You completely ignore the facts!!  For example, comparative clinical trials are scientifically valid and are much more common than placebo controlled trials – yet you chose not to accept this fact.

You mispresent anything that you don’t agree with – “I think with a PhD and over 30 years of experience I am qualified to understand science,  scientific validity and have knowledge of the subject matter.” Is a perfectly valid statement.

If you have children, don’t get them vaccinated – that is your choice.  I just hope that they don’t get whooping cough or another debilitating disease because their parent suffers from anosognosia.

So, to summarize: (1) He characterizes my insistence that his logic is fallacious (his non sequitur that since the FDA approves of a practice, therefore it is scientifically valid) as “ignoring facts”. (2) He insists that it is “valid” to point out his credentials; yet it remains a logical fallacy to suggest that since he has those credentials and I do not that therefore he must be right and I must be wrong. (3) He seems to accede that whether to vaccinate or not is a matter of individual choice. Progress?

So I replied once more to point out his factual and logical errors:

The fact that a practice may be widespread does not render it valid; that fraud may be common does not mean it isn’t fraud.

Forgive me for mistaking your statement about your PhD for an argument.

I am glad we have finally found a point of agreement: that the decision whether to vaccinate is a matter of individual human rights.

You previously asserted that “there is no significant risk of toxicity” from ethylmercury in vaccines. That is false.

You also said, “Given your logic, X-rays should be banned because they are ‘toxic’”. This is not my logic, but a strawman.

He shot back:

You again demonstrate your ability in selectively reading what you want to see and not what is said plus your ability to deny expert knowledge and facts.

You obviously don’t understand the basic principles of clinical trials, their design and interpretation of results – ever seen a clinical trial design, a case report form, etc?  I have !

Given your clear and willful misunderstanding. Lack of knowledge of the subject matter and philosophical anti-science bent it is pointless to continue to discuss.  You ignored the bulk of the comments on your document which point out the errors and lack of understanding of the subject matter.

Along with that, he sent back comments on my previous response: I had said “The fact that a practice may be widespread does not render it valid; that fraud may be common does not mean it isn’t fraud.” He replied:

The practice of clinical trial design is based upon the consensus view of the medical community and is supported by a sound rationale and statistical validity – it is not fraudulent.  If you and your anti-vaxxer friends feel that it is fraudulent then I suggest that you take legal action against the FDA.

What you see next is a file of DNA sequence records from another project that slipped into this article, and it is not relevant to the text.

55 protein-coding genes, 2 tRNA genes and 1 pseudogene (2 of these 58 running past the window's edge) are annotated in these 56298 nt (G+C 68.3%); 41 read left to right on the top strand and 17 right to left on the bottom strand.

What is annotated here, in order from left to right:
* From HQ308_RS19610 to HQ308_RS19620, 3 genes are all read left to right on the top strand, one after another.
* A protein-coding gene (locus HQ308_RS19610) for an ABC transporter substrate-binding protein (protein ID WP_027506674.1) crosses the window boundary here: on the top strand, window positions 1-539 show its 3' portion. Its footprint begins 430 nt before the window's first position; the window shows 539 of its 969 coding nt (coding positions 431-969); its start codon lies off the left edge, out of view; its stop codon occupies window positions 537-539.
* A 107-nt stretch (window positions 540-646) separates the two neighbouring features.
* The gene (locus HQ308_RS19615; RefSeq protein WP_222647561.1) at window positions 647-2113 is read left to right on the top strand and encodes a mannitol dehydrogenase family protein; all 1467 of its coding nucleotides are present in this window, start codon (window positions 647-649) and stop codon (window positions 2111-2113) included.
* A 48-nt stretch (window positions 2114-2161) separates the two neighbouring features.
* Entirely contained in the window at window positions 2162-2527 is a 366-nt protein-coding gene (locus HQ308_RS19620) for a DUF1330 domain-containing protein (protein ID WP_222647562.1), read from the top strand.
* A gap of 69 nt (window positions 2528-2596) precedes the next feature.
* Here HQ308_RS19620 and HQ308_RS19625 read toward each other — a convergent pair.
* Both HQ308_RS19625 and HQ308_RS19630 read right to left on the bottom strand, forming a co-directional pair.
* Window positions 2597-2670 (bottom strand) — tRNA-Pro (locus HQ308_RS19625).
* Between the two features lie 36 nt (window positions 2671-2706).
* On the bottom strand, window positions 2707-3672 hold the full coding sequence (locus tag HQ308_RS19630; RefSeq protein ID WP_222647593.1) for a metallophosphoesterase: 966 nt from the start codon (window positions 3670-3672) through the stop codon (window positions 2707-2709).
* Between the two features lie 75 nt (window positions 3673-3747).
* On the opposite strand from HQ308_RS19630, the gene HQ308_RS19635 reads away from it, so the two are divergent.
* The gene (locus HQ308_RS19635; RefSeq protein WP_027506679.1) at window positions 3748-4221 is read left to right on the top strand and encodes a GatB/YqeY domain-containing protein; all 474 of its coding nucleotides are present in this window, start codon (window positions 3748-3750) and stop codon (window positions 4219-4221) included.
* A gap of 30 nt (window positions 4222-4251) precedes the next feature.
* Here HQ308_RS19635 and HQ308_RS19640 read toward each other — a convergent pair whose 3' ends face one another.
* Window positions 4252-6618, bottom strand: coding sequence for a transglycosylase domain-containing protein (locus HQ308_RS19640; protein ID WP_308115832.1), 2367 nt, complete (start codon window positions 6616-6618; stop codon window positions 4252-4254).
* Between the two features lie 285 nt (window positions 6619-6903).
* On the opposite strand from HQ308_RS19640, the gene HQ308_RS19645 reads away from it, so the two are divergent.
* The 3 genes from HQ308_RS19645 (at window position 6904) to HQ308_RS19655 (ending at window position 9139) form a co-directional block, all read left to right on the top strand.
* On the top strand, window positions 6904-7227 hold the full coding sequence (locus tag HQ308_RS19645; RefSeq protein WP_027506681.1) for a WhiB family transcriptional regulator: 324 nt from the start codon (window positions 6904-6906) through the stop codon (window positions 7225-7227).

Same logical fallacy I’d already pointed out repeatedly.

I had said, “I am glad we have finally found a point of agreement: that the decision whether to vaccinate is a matter of individual human rights.” Progress? Nope:

Vaccination decisions are a choice not a human right.  If you decide not to vaccinate then you have to privately educate your children and it should be perfectly legal for insurance companies to refuse to cover treatment for debilitating diseases that were preventable by vaccination.

So still insisting individuals do not own their own bodies; their bodies belong to the state.

I had said, “You previously asserted that ‘there is no significant risk of toxicity’ from ethylmercury in vaccines. That is false.” He commented:

False based on what evidence?  There is no significant risk is the consensus view of the medical community based upon an understanding of the science – rather than an emotional outburst from people who are not qualified.

So repeating the same falsehood over and over as though this makes it true.

Note how he makes this as a blanket statement, failing, among other considerations, to acknowledge that while public vaccine policy is a one-size-fits-all approach to disease prevention, some individuals may be genetically susceptible to mercury toxicity.

Never mind that ethylmercury is “an environmental toxin known to deplete glutathione and induce oxidative stress and mitochondrial dysfunction.” As this study concludes, “the epidemiological link between environmental mercury exposure and an increased risk of developing autism may be mediated through mitochondrial dysfunction and support the notion that a subset of individuals with autism may be vulnerable to environmental influences with detrimental effects on development through mitochondrial dysfunction.”

Never mind the fact that the US government has acknowledged that vaccines can cause brain damage to children with mitochondrial disorders, insisting on one hand that vaccines are safe while on the other granting broad legal immunity to vaccine manufacturers and compensating families of autistic children due to their developmental regression having been caused by vaccine injury.